When Jay Shetty graduated from college, he was prepared for two different paths in life: to work in finance, or become a Hindu monk.After three years at an ashram, Jay returned home to London hoping to share his learning with the world. He had to relearn how to make small talk — and how to flirt. He had his eye on someone special: a down-to-earth woman named Radhi.Their first date was a disaster. But it helped him realize that Radhi, who would one day become his wife, yearned for a more simple and authentic mode of connection — qualities he knew well from his time in the ashram.Today on “Modern Love,” Jay shares how anyone can bring the lessons of monkhood into dating and love — even if you’ve never stepped foot in an ashram.
12 hopeful singles, thrown into a villa in Spain, hooking up, breaking up and making up. When Sophie Mackintosh was experiencing one of the darkest periods of her life, the reality TV show became her obsession. There was something about it that was deeply validating — and kept her coming back.Today: Sophie’s reflections on "Love Island." Plus, Lindsey Underwood, a Styles editor at The New York Times, gives us the lowdown on the show (she’s a superfan).After, Melissa Akie Wiley shares her Tiny Love Story about healing from a childhood trauma — and finding the love and acceptance she had thought was out of reach.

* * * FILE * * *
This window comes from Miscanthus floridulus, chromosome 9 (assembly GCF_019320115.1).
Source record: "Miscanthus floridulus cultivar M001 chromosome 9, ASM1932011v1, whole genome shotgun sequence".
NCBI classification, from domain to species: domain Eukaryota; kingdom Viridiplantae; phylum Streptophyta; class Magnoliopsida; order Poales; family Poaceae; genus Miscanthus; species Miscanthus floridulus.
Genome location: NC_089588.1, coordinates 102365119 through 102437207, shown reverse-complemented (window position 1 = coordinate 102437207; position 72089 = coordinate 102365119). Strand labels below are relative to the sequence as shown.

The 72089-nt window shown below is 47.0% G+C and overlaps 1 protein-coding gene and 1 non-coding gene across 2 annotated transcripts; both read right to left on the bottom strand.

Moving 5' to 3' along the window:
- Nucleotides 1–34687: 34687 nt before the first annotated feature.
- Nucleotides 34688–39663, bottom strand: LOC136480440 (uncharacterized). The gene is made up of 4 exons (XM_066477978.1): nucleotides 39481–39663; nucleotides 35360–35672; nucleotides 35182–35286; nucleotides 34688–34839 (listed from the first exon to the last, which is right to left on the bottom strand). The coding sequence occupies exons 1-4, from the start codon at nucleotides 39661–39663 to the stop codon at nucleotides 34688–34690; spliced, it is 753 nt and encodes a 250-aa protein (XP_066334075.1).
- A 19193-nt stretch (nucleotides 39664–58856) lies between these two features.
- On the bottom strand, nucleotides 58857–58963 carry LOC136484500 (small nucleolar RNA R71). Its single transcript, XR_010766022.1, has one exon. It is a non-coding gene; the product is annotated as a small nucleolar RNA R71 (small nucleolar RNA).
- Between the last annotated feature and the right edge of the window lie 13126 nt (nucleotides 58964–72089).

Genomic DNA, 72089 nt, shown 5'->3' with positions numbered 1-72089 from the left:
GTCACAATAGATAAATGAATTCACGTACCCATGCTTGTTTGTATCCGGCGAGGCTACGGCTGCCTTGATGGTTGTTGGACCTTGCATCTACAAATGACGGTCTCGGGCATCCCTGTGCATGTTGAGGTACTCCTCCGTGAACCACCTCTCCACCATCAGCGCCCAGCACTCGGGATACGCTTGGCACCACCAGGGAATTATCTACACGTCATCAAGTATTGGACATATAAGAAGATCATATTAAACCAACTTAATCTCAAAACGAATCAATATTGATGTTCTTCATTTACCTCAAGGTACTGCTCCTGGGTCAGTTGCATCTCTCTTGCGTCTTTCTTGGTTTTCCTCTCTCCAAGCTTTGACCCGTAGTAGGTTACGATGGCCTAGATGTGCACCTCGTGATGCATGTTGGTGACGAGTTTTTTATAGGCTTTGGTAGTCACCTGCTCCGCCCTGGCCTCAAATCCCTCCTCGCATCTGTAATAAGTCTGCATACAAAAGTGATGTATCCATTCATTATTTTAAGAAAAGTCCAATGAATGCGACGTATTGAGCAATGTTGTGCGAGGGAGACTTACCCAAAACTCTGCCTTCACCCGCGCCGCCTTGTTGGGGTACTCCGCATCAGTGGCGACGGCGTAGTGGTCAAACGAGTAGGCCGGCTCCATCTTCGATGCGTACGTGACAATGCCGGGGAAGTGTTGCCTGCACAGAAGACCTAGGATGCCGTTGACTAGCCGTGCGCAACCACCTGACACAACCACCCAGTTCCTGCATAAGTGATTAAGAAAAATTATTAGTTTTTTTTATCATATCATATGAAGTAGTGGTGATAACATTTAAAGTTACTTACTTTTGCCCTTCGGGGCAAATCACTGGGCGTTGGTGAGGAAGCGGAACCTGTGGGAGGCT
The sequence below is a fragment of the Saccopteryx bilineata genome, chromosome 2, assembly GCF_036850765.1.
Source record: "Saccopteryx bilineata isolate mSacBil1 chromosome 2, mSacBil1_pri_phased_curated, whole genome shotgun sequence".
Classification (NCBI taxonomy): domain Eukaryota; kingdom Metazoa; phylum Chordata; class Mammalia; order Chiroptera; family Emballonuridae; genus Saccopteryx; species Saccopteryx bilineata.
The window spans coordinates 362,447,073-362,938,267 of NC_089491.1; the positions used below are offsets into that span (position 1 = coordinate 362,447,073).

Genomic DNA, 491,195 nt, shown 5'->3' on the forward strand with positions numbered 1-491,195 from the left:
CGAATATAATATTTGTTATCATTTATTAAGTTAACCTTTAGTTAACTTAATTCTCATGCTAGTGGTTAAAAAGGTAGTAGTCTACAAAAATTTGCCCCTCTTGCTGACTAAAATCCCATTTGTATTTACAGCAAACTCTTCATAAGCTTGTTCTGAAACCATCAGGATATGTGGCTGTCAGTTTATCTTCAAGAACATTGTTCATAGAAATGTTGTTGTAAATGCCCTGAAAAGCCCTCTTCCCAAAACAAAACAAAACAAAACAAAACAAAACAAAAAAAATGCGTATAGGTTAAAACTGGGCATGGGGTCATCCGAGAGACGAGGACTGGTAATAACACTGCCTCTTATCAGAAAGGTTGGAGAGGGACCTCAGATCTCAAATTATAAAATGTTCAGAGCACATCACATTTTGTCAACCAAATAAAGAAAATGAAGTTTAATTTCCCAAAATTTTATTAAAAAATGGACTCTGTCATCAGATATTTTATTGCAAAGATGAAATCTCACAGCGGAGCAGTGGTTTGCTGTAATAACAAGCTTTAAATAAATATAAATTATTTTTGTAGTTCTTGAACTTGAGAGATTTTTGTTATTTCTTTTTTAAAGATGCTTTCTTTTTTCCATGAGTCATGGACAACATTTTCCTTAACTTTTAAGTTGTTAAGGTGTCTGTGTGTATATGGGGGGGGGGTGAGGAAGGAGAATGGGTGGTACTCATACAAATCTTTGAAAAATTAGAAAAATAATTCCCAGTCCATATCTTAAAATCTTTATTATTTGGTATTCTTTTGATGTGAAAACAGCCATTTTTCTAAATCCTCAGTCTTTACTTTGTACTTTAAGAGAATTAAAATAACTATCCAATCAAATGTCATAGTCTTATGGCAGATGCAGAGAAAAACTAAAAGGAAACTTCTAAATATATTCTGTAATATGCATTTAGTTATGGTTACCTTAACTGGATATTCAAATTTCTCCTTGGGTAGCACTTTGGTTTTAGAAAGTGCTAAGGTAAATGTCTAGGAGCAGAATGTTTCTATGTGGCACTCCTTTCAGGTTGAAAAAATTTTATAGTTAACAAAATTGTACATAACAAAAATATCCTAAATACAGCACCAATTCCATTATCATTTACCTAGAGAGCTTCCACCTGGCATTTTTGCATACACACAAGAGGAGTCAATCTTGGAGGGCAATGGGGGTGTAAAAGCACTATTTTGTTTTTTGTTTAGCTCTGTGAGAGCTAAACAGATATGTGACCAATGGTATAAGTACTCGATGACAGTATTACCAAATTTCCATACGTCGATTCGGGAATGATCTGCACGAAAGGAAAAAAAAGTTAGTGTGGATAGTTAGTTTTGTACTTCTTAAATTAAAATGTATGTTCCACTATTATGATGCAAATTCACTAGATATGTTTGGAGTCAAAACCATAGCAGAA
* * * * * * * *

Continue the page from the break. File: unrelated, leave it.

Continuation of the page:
Mark Jason Williams and his mom often butted heads on two issues: She was uncomfortable when he brought up anything about being gay, and he was tired of her incessantly talking about how he survived childhood cancer.By the age of 40, Mark had reached his wit’s end. He stopped pleading for her to change and instead proposed a $100 bet. But the real change in their relationship came when Mark broke his end of the bargain. Today, Mark and his mother, Betty Williams, tell their story.
“The only three men I had ever imagined a future with all told me that something was missing,” Oz Johnson wrote in her Modern Love essay. When Oz was 23, her boyfriend said she met 99 percent of his criteria, but she was missing 1 percent. Over a decade later, another man broke up with her via email. Their love was almost perfect, he said, but not enough to last.What is this missing, unquantifiable feeling? Oz used to be haunted by these rejections, but now she has come to embrace the search for imperfect love.After: Nancy Cardwell wasn’t looking for love — but then, at 58 years old, she fell passionately in love with tango. Her newfound zeal for the dance took her to Buenos Aires, where she fell in love again — this time, with a man named Luis.